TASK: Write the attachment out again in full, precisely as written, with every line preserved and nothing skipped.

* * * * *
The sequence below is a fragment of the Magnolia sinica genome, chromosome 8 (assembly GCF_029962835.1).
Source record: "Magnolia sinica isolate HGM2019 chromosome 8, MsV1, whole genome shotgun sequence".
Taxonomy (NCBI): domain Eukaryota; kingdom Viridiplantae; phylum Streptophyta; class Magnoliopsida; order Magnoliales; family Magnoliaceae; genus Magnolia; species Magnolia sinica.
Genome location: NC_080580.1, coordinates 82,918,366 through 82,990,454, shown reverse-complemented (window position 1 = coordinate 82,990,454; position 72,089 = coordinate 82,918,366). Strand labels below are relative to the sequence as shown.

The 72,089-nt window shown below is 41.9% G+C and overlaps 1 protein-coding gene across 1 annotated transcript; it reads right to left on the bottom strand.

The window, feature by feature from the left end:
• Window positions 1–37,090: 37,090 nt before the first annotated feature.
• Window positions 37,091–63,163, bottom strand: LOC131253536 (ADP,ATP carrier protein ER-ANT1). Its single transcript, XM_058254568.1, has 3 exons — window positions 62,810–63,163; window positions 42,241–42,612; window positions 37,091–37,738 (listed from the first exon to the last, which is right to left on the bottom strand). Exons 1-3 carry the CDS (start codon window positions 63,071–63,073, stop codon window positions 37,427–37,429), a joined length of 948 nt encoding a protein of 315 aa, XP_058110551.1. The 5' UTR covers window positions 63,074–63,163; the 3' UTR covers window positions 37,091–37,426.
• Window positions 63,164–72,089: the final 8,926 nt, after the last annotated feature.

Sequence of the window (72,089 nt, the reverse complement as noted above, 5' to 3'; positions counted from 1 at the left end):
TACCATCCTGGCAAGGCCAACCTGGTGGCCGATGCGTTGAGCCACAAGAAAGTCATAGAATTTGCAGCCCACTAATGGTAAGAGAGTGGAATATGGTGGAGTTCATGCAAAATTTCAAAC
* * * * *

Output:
The sequence below is a fragment of the Magnolia sinica genome, chromosome 8 (assembly GCF_029962835.1).
Source record: "Magnolia sinica isolate HGM2019 chromosome 8, MsV1, whole genome shotgun sequence".
Taxonomy (NCBI): domain Eukaryota; kingdom Viridiplantae; phylum Streptophyta; class Magnoliopsida; order Magnoliales; family Magnoliaceae; genus Magnolia; species Magnolia sinica.
Genome location: NC_080580.1, coordinates 82,918,366 through 82,990,454, shown reverse-complemented (window position 1 = coordinate 82,990,454; position 72,089 = coordinate 82,918,366). Strand labels below are relative to the sequence as shown.

The 72,089-nt window shown below is 41.9% G+C and overlaps 1 protein-coding gene across 1 annotated transcript; it reads right to left on the bottom strand.

The window, feature by feature from the left end:
• Window positions 1–37,090: 37,090 nt before the first annotated feature.
• Window positions 37,091–63,163, bottom strand: LOC131253536 (ADP,ATP carrier protein ER-ANT1). Its single transcript, XM_058254568.1, has 3 exons — window positions 62,810–63,163; window positions 42,241–42,612; window positions 37,091–37,738 (listed from the first exon to the last, which is right to left on the bottom strand). Exons 1-3 carry the CDS (start codon window positions 63,071–63,073, stop codon window positions 37,427–37,429), a joined length of 948 nt encoding a protein of 315 aa, XP_058110551.1. The 5' UTR covers window positions 63,074–63,163; the 3' UTR covers window positions 37,091–37,426.
• Window positions 63,164–72,089: the final 8,926 nt, after the last annotated feature.

Sequence of the window (72,089 nt, the reverse complement as noted above, 5' to 3'; positions counted from 1 at the left end):
TACCATCCTGGCAAGGCCAACCTGGTGGCCGATGCGTTGAGCCACAAGAAAGTCATAGAATTTGCAGCCCACTAATGGTAAGAGAGTGGAATATGGTGGAGTTCATGCAAAATTTCAAAC